Choose a topic from Part 2B:

134. Magnificence

1. The word magnificence which is commonly used to meanrich display, really means "doing great things." In thisliteral meaning, magnificence is a virtue.

2. Magnificence not only means the perfection of othervirtues, but it is a special virtue itself. For magnificence has aspecial aspect of goodness in view, namely, the doing of somethinggreat-in quantity, quality, value, dignity-and thus it is specifiedas a virtue.

3. In external great works, magnificence requires largeexpenditure of money. Aristotle (Ethic. iv 2) says thatmagnificence, unlike liberality, does not belong to all uses ofmoney, but only to the larger transactions. In splendid externalmatters, magnificence regulates the outlay of money: on the onehand, it curbs the love of money which would scamp the work; on theother hand, it prevents mere garish display. Thus it worthily meetsthe high demands of a truly great external work.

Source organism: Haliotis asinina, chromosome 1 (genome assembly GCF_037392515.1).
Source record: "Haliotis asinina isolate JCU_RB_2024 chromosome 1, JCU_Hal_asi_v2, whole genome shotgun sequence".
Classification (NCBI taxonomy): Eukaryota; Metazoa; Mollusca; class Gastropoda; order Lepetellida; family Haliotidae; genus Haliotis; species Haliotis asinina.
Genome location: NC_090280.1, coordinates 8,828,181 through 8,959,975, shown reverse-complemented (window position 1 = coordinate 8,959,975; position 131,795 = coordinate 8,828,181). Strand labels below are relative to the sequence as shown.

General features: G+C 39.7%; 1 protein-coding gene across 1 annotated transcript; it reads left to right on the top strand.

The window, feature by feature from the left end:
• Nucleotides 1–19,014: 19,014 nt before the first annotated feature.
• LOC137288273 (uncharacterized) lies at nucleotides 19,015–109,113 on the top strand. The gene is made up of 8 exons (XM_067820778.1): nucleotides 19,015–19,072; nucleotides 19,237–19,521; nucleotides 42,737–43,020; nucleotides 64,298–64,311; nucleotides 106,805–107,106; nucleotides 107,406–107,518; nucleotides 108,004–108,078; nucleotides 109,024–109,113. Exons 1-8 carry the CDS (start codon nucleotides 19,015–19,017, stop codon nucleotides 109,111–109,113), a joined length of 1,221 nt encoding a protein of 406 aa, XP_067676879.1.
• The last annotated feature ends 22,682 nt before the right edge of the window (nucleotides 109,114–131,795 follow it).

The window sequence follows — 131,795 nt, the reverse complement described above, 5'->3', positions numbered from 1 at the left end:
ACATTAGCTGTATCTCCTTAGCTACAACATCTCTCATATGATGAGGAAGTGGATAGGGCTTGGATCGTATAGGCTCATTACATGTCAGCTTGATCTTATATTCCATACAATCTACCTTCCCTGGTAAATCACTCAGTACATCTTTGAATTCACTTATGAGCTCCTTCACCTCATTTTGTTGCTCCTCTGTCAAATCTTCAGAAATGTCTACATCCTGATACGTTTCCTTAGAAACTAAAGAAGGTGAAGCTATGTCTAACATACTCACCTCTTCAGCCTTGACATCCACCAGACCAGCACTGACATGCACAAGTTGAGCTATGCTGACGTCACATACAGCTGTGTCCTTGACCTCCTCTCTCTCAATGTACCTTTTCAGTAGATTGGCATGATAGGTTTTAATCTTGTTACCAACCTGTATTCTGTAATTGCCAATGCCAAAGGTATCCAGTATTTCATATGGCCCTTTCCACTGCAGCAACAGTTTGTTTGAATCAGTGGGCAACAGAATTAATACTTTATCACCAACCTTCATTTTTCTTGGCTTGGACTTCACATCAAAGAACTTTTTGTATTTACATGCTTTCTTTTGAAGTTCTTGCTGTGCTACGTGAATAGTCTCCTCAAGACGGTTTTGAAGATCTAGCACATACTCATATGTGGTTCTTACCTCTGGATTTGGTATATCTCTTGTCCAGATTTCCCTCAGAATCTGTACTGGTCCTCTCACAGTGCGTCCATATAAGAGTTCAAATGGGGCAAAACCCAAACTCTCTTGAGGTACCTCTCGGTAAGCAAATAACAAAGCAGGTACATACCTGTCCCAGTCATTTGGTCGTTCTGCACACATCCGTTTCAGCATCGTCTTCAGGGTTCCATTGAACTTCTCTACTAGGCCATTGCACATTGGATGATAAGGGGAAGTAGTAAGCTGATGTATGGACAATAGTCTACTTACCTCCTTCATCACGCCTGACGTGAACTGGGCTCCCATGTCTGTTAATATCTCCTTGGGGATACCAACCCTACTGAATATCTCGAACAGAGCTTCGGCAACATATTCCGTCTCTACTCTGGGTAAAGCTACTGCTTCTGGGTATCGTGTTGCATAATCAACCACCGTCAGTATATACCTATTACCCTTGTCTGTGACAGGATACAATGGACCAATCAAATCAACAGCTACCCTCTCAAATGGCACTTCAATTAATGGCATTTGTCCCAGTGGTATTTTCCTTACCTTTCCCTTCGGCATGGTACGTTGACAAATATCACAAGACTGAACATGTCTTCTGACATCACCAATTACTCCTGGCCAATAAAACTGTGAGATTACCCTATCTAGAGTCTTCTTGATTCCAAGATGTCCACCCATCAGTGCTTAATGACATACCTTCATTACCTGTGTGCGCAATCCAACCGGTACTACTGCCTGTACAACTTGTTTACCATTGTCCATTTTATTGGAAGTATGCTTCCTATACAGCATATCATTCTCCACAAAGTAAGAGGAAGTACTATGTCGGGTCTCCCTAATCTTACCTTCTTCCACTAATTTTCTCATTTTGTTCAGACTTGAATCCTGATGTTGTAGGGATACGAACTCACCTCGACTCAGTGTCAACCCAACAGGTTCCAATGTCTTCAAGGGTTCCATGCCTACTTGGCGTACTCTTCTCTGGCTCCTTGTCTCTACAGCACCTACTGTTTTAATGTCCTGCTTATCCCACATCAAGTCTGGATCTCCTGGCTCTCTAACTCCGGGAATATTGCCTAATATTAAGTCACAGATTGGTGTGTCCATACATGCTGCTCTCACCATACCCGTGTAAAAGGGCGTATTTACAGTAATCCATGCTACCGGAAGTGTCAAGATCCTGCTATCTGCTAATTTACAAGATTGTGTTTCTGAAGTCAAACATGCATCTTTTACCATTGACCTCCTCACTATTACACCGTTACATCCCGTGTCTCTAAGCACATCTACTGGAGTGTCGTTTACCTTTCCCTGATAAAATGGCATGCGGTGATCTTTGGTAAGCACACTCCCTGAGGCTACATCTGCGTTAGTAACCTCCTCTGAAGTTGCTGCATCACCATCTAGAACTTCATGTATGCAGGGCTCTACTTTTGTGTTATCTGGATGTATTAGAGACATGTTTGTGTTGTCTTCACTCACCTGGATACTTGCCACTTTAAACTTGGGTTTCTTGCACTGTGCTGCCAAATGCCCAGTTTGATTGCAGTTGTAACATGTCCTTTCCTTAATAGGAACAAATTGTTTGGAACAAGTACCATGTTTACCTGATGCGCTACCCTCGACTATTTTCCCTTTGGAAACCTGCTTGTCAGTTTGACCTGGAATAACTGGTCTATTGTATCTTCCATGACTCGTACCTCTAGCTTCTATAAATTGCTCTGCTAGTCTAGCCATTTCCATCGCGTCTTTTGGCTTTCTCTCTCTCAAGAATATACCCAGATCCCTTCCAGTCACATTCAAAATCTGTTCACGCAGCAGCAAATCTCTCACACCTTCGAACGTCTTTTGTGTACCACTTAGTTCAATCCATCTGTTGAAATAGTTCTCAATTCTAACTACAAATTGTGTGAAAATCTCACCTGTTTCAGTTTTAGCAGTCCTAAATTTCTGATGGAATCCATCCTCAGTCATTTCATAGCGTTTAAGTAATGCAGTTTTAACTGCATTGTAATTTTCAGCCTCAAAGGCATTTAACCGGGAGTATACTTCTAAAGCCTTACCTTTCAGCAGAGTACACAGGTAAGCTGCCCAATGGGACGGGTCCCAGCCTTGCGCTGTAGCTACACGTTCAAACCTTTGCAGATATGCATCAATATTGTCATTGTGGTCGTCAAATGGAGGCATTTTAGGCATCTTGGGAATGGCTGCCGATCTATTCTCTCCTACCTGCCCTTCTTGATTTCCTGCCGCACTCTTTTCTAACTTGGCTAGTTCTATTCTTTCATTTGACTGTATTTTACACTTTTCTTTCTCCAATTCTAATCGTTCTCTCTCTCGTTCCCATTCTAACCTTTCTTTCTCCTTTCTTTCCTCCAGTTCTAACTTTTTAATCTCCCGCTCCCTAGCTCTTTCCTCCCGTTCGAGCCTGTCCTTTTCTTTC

4. As a virtue, magnificence is allied with fortitude. Forwhile magnificence does not face up to danger, it does face up todifficulty. It demands the difficult surrender of large amounts ofone's possessions; it demands a lot of money.

"If, devout soul, it is your will to please God and live a life of serenity in this world, unite yourself always and in all things to the divine will. Reflect that all the sins of your past wicked life happened because you wandered from the path of God's will. For the future, embrace God's good pleasure and say to him in every happening: "Yea, Father, for so it hath seemed good in thy sight." "
St Alphonsus de Liguori

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"To do God's will -- this was the goal upon which the saints constantly fixed their gaze. They were fully persuaded that in this consists the entire perfection of the soul. "
St Alphonsus de Liguori

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"This is the greatest wisdom -- to seek the kingdom of heaven through contempt of the world. "
Thomas á Kempis

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